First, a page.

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Fort Myers DUI/DWI Law Blog

How do you get your license back?

Sometimes you may not realize just how much you rely on your ability to drive in Fort Myers until you lose your license. A license suspension or revocation can happen for any number of reasons. You may have unpaid traffic or parking fines, have accrued to many driving penalty points, or have been found to have visual impairments that affect your driving ability. Of course, being convicted of driving under the influence of alcohol or drugs results in an automatic revocation of your driving privileges. Whatever the reason why you lost your license, you are no doubt in a hurry to get it back. So what do you need to do in order to do so? 

The first and most obvious requirement is to complete your suspension period. If your license has been suspended due to unpaid fines or vision issues, then it can be reinstated as soon as you satisfy those fines or show that you have corrective lenses (or have taken action needed to address your vision issues). In cases where you have lost your license because of too many penalty points, you typically have to wait between 3 months to 1 year. The time required to wait before applying to have your license reinstated following a DUI is as follows: 

  • First offense: 1 year
  • Second offense: 5 years
  • Additional offenses: 10 years

The reality of a fatal dui crash

A drink or two on a night out typically raises no concern among most Floridians. However, when drinking and driving involve an accident, the situation can unfold into months and even years of investigations, court dates and fees. There are often many sides to an incident involving drunk driving and car wrecks, as seen in a number of recent events. 

For one 22-year-old Florida man, one mistake has led to months of legal procedures. As Northwest Florida Daily News reported last week, despite Cody Shirah's attempts to convince the jury of giving him a more lenient sentence, he now faces a 60-year prison sentence for the deaths of four Ohio softball players. The four men were visiting the area and had been driving in a van when Shirah plowed through a stop sign, hitting them and killing two men instantly -- the other two players died later at a nearby hospital. Shirah claimed to have only drank two beers before the accident took place, then leaving and becoming involved in an altercation with another driver whom he allegedly clipped while returning home.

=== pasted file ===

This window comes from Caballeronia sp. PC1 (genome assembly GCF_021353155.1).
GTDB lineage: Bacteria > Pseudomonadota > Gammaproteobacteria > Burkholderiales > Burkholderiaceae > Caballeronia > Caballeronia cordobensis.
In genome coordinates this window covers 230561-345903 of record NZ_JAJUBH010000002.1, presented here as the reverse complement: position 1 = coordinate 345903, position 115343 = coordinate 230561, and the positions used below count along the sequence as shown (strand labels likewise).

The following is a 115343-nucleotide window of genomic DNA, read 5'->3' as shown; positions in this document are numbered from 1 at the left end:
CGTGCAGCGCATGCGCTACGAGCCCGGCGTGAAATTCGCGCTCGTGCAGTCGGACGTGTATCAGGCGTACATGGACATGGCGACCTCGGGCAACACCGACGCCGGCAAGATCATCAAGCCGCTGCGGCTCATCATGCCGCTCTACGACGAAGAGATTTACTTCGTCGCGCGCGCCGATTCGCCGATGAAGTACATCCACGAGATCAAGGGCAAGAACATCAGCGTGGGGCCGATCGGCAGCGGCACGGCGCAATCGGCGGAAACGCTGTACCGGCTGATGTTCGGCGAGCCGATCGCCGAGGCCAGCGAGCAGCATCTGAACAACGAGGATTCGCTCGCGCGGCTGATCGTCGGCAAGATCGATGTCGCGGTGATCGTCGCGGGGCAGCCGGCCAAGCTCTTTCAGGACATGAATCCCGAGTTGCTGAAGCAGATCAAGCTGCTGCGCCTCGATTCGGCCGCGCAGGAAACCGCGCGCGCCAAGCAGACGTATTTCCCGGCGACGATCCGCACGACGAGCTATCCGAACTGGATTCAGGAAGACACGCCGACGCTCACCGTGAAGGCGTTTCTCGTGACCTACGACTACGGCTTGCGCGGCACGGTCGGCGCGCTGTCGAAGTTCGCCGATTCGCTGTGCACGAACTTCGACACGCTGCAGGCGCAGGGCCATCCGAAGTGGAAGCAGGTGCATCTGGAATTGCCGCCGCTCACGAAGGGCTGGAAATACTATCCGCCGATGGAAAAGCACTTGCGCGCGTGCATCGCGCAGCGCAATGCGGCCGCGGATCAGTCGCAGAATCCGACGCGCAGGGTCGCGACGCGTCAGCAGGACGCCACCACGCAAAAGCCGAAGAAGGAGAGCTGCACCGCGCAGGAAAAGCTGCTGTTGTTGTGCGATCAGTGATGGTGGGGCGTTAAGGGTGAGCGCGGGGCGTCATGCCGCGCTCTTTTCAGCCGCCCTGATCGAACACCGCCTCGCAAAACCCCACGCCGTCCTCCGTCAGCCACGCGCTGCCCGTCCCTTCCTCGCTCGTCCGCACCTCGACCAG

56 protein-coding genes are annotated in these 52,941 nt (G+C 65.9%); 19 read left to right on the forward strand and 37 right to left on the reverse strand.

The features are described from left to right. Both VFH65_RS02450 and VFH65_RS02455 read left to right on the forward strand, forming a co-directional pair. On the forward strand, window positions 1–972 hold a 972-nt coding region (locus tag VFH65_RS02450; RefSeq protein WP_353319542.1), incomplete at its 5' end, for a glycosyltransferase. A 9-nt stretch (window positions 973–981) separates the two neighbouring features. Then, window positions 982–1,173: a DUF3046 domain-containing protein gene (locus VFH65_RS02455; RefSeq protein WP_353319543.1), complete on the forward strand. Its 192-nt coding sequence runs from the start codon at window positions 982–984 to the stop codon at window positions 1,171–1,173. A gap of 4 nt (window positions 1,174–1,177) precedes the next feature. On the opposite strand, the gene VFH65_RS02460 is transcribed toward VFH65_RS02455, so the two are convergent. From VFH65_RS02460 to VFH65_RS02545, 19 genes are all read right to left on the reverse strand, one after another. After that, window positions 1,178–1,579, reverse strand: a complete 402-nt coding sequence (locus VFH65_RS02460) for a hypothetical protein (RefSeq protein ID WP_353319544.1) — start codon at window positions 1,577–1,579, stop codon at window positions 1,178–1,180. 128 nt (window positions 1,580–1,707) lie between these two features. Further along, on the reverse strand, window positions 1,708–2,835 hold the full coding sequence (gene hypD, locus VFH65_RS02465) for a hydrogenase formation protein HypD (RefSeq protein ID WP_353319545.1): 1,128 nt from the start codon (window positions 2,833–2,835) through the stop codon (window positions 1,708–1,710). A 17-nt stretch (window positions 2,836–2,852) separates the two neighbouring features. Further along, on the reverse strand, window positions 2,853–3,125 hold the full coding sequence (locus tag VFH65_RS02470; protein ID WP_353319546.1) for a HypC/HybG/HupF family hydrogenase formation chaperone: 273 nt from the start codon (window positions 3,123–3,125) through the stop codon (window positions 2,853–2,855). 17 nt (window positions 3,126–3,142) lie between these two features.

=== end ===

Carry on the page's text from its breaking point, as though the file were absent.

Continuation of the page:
The reality of refusing a breathalyzer test in florida

Sometimes, just one short drive home can become the start of a long, drawn out process of legal fees and court dates. Like most states, Florida strictly enforces its breathalyzer laws, but not every driver who rolls down their window to a test is guilty of driving while under the influence. Just a small drink or two can result in months, and even years, of repercussions. With these potentially crucial penalties, what are drivers' rights in the case they are presented with a breathalyzer test in the state?

In the wake of the horrific Parkland shooting earlier this month, Business Insider takes a look at the ways the state has grappled to reduce preventable death. Taking an interesting turn, Insider examines traffic safety and substance abuse, pointing out that they claim countless lives each year. Some states have taken steps toward making breathalyzer tests even more effective, such as South Dakota's "the great promise of 24/7 sober," a policy that holds DUI offenders accountable with twice daily breathalyzer tests -- if drivers blow above a 0.0, they could land in jail for one night. Business Insider lauds these recent preventative methods, claiming that they not only help reduce drunk driving, but can also cut domestic violence and reduce deaths. 

Is underage drinking really a serious issue?

Regardless of the setting, the law states that underage drinking at any level is unacceptable. Yet countless young Floridians face serious penalties each year for just one misstep -- a misstep that could result in major fines and even jail time. It is easy to feel overwhelmed in such a situation, but many may wonder, is underage drinking really a pervasive problem among today's younger generations?

A 2016 article from CNN appears to ask a similar question, bringing to attention the fact that parents can have varying views of their childrens' maturity. Some parents agree to underage drinking only in certain, supervised situations, such as family holidays or special occasions. However, U.S. law does not take these decisions lightly, arguing that kids may get a misguided message on drinking responsibly. Some parents counter this argument by noting that giving children room to experiment before leaving for college can allow them to make better decisions when alone. Health experts highlighted in the CNN report add that children who drink at earlier ages have higher chances of developing addictions later in life, and that underage drinking can also negatively affect the developing brain.

The truth about underage drinking in florida